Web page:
Hmm, these are all interesting thoughts, and many to consider!
Sky: I wish you the best of luck in working things out with your Lovely Man and new living arrangements, and as I said previously on your thread, doing what you are doing is very admirable. I was thinking that you could still keep in touch with him via Skype, email, Facebook, or even letters. I know it isn't the same as seeing him, and it's pretty difficult to have a relationship over the phone and Internet, but perhaps something will happen. I guess you never know!
You're correct, I feel pretty invincible at the store. It feels safe, the people make me laugh all the time, and I love that I am basically the "top gun" there. I get the hours I want, the raises I want (well, to a point), and the jobs I want. Even when I err, it's not a big deal. Today was so hectic and I managed to ram a cart into a lady's vehicle by accident when it started rolling down the hill outside when I bumped it with the lady's cart (she was driving up to the store to get her groceries loaded). My manager was sputtering, and then she yelled out the door, "GET THAT CART!!!" But it was too late, the cart hit the car, and the lady was none too happy. I went back in the store, and the managers teased me the rest of the day about hitting cars with carts. We also celebrated someone's 30th birthday today and created a gift basket of "senior citizen" items: wrinkle cream, laxatives, prunes, denture cream, fiber cereal...It was a lot of fun.
I wish I knew how to transfer that "me" into "me all the time." I know there will be other jobs and other opportunities, but these people that I work with are so unique, and I know there's not other people like them. Everything is just so casual there - even mistakes. I like that. It's a tight-knit group that can take a joke (or many jokes - there's frequent practical jokes going on - I start a lot of them haha) but also get work completed. They're good people, just a little odd.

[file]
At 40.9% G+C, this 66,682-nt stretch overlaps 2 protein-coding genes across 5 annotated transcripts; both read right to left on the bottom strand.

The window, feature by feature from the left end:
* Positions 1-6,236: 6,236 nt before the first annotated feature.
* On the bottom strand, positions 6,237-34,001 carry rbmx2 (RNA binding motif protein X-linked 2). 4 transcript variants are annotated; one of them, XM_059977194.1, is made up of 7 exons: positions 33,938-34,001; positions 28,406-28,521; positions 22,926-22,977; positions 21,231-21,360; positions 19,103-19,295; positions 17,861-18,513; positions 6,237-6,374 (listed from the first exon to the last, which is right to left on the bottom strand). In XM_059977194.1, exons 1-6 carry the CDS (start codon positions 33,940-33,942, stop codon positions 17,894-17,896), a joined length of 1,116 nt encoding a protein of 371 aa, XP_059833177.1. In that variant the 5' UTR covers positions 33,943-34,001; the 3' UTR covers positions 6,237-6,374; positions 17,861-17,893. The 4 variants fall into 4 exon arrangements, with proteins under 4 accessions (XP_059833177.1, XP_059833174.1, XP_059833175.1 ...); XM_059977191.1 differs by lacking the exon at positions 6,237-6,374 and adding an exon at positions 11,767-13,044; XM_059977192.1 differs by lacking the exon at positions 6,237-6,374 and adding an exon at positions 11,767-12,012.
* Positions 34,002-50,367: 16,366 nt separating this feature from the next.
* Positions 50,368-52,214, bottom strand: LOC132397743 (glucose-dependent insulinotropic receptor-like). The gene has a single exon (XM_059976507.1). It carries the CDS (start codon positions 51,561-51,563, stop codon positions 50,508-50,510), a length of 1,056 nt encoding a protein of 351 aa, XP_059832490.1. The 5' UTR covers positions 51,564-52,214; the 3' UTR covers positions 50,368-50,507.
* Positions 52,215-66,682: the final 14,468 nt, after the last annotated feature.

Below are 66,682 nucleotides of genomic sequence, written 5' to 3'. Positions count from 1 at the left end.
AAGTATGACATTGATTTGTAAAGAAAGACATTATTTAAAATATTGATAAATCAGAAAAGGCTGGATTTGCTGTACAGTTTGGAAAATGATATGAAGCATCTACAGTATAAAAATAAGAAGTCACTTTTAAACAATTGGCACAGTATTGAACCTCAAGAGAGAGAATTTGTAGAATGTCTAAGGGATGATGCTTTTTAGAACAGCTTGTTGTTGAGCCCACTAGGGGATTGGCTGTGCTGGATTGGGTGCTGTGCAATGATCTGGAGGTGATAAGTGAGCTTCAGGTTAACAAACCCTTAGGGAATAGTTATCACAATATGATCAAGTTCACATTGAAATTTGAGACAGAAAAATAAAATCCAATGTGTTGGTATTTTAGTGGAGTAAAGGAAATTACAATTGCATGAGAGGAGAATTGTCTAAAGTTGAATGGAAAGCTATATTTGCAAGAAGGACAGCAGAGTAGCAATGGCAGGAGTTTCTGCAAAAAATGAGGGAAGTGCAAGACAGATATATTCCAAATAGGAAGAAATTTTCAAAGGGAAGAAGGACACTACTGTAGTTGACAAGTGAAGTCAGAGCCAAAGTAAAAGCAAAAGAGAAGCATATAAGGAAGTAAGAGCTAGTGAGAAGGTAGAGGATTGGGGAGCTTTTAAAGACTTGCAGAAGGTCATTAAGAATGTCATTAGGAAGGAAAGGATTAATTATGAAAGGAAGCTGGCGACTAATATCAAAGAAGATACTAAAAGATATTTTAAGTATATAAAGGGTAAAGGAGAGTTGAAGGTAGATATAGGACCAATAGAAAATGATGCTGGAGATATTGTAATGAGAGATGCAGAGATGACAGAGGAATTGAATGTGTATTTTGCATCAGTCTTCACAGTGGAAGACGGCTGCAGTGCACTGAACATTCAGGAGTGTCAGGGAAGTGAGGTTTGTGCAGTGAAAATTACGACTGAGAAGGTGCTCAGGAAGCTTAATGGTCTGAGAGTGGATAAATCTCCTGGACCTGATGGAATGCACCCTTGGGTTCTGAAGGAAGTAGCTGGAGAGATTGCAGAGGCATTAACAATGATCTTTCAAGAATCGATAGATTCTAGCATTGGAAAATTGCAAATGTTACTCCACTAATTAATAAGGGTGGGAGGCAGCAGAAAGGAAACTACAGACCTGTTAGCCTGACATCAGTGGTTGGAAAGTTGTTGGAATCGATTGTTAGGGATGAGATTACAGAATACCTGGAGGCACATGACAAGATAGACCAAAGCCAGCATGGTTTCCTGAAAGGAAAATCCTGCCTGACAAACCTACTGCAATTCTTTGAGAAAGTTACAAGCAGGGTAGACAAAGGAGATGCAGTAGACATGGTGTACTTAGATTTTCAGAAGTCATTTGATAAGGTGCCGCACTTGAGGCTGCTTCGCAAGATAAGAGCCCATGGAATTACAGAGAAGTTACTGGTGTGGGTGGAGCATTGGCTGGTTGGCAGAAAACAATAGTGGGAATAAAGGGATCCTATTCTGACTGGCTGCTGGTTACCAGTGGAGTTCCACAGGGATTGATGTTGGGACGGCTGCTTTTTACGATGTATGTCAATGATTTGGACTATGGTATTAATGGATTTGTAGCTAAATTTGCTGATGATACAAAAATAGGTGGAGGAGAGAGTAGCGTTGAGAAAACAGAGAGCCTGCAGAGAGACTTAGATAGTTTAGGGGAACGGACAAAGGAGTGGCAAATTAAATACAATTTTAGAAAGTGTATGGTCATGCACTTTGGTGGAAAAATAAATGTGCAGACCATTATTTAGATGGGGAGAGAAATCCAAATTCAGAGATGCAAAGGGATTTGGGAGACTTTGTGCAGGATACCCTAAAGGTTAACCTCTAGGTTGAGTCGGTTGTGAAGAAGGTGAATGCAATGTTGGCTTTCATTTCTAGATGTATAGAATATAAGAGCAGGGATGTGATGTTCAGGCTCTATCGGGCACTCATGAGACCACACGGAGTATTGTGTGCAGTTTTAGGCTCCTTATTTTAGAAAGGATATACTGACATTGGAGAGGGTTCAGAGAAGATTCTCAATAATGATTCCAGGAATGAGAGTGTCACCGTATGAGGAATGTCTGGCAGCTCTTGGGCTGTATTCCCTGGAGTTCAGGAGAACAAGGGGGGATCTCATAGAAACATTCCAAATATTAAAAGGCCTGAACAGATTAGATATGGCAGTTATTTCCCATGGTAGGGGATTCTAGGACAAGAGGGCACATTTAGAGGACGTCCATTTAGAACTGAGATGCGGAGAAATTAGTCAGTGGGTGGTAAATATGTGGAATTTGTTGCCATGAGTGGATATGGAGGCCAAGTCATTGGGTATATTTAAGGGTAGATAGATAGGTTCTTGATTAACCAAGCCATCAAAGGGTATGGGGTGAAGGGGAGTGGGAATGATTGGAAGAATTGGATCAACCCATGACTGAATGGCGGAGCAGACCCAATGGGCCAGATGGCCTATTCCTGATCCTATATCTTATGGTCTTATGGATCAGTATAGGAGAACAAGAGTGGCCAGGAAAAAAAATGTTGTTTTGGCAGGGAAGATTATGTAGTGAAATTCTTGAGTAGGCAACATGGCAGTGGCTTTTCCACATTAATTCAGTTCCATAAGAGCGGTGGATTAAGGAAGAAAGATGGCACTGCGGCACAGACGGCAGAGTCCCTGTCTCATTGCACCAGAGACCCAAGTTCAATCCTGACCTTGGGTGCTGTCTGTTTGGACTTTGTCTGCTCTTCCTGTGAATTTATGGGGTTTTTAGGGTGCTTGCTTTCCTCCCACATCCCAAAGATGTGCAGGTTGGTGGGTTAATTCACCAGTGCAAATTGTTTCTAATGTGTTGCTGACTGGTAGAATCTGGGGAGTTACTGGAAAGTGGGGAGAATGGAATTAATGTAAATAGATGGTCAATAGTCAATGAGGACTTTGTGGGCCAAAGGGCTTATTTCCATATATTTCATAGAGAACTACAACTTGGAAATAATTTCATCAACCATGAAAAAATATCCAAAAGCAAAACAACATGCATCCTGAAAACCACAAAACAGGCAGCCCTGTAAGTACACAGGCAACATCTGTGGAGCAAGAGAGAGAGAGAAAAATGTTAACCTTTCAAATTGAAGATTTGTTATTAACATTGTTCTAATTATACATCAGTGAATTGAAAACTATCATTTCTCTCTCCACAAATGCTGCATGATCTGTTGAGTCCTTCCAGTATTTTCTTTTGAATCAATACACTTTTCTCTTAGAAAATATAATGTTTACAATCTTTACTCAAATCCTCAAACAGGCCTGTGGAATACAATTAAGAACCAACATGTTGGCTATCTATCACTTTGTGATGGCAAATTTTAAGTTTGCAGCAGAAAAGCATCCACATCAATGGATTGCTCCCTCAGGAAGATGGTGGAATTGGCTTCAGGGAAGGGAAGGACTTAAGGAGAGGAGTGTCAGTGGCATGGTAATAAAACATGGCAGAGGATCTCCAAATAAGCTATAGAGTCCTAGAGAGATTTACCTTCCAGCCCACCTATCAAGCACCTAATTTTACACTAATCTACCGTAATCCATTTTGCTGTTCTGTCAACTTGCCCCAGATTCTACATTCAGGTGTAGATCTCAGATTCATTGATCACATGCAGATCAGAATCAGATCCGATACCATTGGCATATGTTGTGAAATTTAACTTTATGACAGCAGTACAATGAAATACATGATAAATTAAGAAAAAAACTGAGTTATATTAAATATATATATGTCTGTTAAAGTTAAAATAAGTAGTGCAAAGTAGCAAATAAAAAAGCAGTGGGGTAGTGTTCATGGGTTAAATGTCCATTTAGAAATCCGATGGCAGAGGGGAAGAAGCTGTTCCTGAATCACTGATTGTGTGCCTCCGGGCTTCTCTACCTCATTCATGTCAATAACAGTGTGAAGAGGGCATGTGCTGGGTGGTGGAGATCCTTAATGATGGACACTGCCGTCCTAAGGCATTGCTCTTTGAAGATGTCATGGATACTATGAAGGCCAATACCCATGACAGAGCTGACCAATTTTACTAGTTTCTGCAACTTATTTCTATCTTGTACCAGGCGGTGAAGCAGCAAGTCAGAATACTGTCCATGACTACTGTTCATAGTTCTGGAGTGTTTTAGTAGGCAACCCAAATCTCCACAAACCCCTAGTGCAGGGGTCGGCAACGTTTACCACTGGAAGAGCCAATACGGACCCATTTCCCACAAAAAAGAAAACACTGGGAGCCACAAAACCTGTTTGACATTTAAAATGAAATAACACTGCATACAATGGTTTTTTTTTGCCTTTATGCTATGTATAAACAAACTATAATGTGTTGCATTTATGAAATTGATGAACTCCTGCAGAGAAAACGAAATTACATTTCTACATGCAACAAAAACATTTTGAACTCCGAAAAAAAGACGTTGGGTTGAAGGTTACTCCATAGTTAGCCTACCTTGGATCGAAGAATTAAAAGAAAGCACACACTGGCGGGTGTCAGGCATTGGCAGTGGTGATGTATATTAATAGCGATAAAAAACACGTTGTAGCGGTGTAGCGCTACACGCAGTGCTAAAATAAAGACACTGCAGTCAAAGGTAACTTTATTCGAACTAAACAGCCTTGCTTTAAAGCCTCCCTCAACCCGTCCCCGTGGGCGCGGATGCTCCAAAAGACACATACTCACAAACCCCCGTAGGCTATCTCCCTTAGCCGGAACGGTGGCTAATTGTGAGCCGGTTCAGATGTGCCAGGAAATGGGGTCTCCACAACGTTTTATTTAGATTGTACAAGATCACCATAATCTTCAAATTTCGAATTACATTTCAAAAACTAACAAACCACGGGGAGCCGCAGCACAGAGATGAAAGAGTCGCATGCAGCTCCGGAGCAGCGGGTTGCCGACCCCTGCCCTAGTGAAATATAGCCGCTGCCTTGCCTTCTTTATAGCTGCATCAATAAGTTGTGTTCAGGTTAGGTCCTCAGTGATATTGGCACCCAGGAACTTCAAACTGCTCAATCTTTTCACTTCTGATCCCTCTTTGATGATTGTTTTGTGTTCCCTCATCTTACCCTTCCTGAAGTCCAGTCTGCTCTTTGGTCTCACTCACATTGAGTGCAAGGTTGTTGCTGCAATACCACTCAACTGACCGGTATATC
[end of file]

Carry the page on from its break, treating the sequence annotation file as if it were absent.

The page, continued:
I do also agree that I think to find out the whys of my distress. I like to think it through and try to get help for it if I can. I don't do the whole "suck it up" well because every time someone tells me that, I feel worse because I can't just suck it up. I also don't believe that lots of things in life are unpleasant, as stated earlier. You find a way to make them pleasant. Or they have reason. When everything is unpleasant, I don't think that's normal.
Hoiski: My condolences to you for suffering through such traumatic times. I feel that abuse is one of the worst things a person can go through, so kudos to you for making it through and finding a way to move past it! I'm glad you had a brilliant therapist - I think that makes all the difference sometimes. I wanted to ask: When you say dissociation, do you mean like Dissociative Identity Disorder or a different type of dissociation? I've heard that is something very challenging to overcome. You should be proud!
I also know shoving emotions down and not confronting them can be worse than having them. I have been told that emotions do love themselves, but if you never allow yourself to identify them, they just well up inside of you, making everything worse.